My food philosophy and the way I live my life; vital and bounding with energy; is all about wholefoods.
No diet labels, no deprivation and certainly no hard and fast rules.
I love everything I eat and I eat a lot of variety, a variety of fresh wholefoods.
90% of what I eat is made from wholefoods and that’s the key here. Minimise the food items in your world.
Less cans, tins, packets and bottles. More fresh and delicious.
When you do purchase items in packaging there’s one clear tip that you can follow to make the best possible choice – zero numbered ingredients and zero ingredients that aren’t wholefoods.
For more good food buying tips, have you checked out Part One of this guide?
Let’s take some real food experiences to further assist you buying good food.
This week I checked out tinned tomatoes at my local Harris Farm produce store.
Of the 6 brands on offer – 5 of them contained citric acid, 4 of them contained citric acid and refined salt.
Only 1 of them contained tomatoes without the preservatives, however it too had salt included.
This simple step of checking the ingredients, means that the nutritional panel is less important – it’s just tomatoes after all!
So is that last can the one I bought?
No – I purchased 5 gorgeous truss tomatoes instead. Washed them when I got home and whizzed them in my food processor. Sorted.
Check out my tip for legumes towards the end of this post.
If you can find tinned tomatoes without preservatives or other additives – by all means, buy it.
Most varieties of stock contain preservatives and for one key reason – longer shelf life. Checking out the ingredients list you’ll see something like this:
WATER, ONION (11%), CARROT (10%), CELERY (9%), LEEK (4%), POTATO (4%), GARLIC, VERJUICE (0.4%) PRESERVATIVE (220), PARSLEY (0.3%), MUSHROOM POWDER, SALT, THYME.
A numbered ingredient in amongst your stock.
Longer shelf life of course. Storing food items longer may be convenient in a respect though in this case it’s providing us with one of the most common preservative groups – sulphites – and a chemical which causes a large inflammatory response in our body.
Imagine then, if this is present in 70% of the food we eat?
When you shop have a clear plan and – a list!
What I found really helpful as I was transitioning to a wholefoods life was to create spreadsheets when I had 5 minutes (note : make the time) and I’d order it per store and even aisle.
OCD perhaps though truly, it was about being organised and efficient. At that stage I worked 60+ hours/week in a corporate job with an office over 60 minutes drive from home. Time was something I had almost none of so getting in and out of the supermarket, with what I actually needed, was key!
Plus I’ll admit, my organised OCD nature loved these lists, whizzing up and down those aisles like a boss!
If you’ve got next to no idea what a list should look like and what wholefoods to buy – you’re in luck!
I’ve created this FREE shopping list resource for you.
Download it to your phone and take it shopping!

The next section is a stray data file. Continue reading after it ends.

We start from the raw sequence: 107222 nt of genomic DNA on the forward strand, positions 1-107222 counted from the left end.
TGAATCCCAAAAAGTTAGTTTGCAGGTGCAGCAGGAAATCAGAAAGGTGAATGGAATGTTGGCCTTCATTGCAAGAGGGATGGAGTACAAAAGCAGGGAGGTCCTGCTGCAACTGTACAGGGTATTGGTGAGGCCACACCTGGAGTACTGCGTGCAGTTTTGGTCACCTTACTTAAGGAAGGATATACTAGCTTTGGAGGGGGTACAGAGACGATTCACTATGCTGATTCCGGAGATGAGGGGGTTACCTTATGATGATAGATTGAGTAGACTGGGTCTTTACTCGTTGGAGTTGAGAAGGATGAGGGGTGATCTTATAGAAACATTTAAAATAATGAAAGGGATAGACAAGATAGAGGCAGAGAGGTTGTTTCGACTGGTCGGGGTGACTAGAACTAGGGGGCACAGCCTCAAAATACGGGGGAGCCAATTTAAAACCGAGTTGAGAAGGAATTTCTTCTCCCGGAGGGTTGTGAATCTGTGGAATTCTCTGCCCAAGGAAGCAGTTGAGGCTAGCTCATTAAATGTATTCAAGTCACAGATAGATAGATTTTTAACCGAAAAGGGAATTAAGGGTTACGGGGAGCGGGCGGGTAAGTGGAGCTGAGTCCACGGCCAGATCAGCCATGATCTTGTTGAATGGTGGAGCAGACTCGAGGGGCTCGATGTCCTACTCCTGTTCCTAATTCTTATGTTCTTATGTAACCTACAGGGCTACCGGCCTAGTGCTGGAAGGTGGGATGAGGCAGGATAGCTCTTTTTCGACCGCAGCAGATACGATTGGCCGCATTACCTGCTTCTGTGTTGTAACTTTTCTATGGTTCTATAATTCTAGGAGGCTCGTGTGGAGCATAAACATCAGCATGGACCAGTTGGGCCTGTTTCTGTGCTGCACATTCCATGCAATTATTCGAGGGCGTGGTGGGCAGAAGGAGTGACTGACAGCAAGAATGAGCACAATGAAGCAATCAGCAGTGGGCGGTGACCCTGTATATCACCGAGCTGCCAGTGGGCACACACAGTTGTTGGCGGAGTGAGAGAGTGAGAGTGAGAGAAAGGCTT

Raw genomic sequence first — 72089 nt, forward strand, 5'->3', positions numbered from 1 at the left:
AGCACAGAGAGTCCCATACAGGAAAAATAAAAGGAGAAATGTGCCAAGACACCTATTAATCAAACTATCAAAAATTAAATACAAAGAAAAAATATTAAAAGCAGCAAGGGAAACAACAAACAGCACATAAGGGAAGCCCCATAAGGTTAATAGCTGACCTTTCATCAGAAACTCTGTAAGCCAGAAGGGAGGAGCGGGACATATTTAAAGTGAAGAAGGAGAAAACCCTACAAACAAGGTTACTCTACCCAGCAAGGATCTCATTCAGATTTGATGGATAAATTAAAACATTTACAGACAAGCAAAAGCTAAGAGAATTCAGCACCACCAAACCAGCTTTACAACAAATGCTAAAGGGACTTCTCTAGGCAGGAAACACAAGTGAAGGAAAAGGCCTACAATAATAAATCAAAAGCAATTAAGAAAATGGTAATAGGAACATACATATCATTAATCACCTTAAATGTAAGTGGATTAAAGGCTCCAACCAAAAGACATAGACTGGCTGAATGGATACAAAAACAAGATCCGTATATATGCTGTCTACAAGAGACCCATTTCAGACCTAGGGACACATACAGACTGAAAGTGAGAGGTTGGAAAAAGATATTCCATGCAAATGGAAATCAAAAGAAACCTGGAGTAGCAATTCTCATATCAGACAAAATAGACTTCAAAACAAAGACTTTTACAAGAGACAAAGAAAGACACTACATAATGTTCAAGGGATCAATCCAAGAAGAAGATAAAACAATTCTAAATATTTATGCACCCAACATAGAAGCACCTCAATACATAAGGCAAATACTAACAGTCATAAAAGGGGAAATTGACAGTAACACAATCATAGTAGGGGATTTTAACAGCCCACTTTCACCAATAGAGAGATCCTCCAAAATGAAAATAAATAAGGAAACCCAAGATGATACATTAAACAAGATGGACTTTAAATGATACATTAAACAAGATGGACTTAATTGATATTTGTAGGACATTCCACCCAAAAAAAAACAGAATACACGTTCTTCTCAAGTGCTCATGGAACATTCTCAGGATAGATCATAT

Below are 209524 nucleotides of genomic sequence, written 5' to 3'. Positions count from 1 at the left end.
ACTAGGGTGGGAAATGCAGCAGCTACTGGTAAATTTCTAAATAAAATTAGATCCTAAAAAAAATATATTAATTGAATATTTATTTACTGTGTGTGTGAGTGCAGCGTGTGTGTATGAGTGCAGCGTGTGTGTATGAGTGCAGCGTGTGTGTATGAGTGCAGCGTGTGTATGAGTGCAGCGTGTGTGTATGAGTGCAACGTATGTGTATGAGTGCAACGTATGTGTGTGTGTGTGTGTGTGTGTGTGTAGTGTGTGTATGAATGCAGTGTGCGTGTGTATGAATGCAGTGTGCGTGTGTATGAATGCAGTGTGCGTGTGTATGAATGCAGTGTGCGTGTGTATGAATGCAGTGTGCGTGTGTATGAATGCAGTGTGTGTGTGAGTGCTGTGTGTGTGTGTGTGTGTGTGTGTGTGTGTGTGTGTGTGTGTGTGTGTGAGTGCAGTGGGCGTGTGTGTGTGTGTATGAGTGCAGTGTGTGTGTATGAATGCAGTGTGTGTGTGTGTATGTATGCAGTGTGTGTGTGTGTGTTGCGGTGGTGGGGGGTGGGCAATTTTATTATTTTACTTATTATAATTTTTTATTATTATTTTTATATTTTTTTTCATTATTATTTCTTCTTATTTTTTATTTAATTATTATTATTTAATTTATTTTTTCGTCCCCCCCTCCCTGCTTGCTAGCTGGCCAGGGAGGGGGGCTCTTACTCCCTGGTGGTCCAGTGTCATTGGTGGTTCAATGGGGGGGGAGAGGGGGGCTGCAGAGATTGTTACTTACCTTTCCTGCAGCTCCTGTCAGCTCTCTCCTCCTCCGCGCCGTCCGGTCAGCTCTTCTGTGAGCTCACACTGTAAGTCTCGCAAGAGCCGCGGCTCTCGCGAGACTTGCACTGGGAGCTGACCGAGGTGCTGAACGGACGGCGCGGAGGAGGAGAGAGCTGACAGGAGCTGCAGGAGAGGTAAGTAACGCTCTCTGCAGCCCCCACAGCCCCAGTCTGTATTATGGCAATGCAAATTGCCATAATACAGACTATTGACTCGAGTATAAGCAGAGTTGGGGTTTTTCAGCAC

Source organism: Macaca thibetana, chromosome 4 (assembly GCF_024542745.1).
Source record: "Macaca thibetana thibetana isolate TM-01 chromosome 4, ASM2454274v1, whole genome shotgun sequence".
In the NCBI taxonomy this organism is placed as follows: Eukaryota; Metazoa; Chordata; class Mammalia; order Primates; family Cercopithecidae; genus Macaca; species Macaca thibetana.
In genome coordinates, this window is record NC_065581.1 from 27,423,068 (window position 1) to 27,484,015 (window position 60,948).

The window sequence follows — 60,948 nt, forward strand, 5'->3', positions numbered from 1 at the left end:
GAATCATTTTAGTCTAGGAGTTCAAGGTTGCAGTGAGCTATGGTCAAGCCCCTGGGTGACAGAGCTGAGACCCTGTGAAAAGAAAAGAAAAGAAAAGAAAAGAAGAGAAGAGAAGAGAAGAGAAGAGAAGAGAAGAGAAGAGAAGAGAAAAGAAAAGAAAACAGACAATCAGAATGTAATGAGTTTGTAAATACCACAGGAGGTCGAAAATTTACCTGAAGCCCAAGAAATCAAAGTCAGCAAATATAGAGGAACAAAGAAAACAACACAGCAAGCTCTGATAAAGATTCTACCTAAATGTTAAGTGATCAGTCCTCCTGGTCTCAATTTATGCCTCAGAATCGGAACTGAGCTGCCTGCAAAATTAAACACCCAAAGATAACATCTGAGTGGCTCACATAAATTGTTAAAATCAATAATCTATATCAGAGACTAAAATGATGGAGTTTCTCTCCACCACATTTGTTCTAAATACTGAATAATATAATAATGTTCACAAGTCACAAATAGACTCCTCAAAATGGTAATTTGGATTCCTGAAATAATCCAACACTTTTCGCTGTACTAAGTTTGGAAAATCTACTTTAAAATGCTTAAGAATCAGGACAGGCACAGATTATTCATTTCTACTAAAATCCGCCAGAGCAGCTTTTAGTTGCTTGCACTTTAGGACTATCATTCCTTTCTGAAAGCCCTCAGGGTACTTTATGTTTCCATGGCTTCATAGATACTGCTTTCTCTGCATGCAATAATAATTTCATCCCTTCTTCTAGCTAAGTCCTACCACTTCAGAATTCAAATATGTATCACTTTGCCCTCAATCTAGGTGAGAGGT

It’s a great overview of what kinds of foods are real, simple and delicious. There’s a seasonal reality to many of them and maybe won’t all apply to you though I find inspiration is sometimes all we need to act for ourselves.
Additionally, and for those who are wanting to play around with their own lists, download this FREE shopping list template that I’ve created for you.
You’ll see I’ve broken it down per store and have grouped items together based on where they appear in each store. Now, when I run out of something I write it on the blackboard shopping list in our kitchen and use this list to make compiling our weekly shopping list simpler and cheaper. We only buy what we need.
Download this also and make it your own – I truly hope it inspires you because the thing is once you’ve got all of this goodness in your house, you’re halfway there.
Tins & Cans
I’ve discussed the issue with buying tins and cans though in the past I’ve also mentioned the BPA chemical present in most cans.
Bisphenol-A (BPA) disrupts our endocrine system; as it mimics the hormone estrogen. Studies have shown harmful biological effects on animals using low-doses of the chemical and harmful effects on humans have been observed outside of studies.
To be safe – avoid cans and plastics not declared BPA-free.
If, like me however you love legumes, what’s a girl to do?
That’s simple. Plus it’s (way) cheaper and better tasting too!
Legumes are pantry staples, easily and cheaply adding flavour, protein and bulk to your meals. You can prepare them in advance and use them in countless ways – I love them!
So what you do is as your grandmother (and certainly mine) did – buy them fresh, dried and soak them. To use them, cook in large batches to make better use of your time.
To keep it simple, I provide this key advice:
1 cup of dry legumes gives you 2-3 cups when cooked
1 cup of dry legumes needs to be cooked in around 3 cups of water
Additionally, and as a guide – 1 can of tomatoes is the same as washing and whizzing 4-5 tomatoes. It really doesn’t get more simple than that.
It may not all happen in one shop or one week for you; it certainly didn’t for me; however a start is a start all the same.
Use this guide to feel empowered and BUY GOOD FOOD.
It’s my hope that more of us will buy and consume fresh, wholefoods. That’s where life is at its most simple, delicious and nutritious.
Remember there’s definitions a-plenty in Part One of this guide.
Why not send this to someone who maybe needs a helping hand or some inspiration and please share your experiences in the comments below.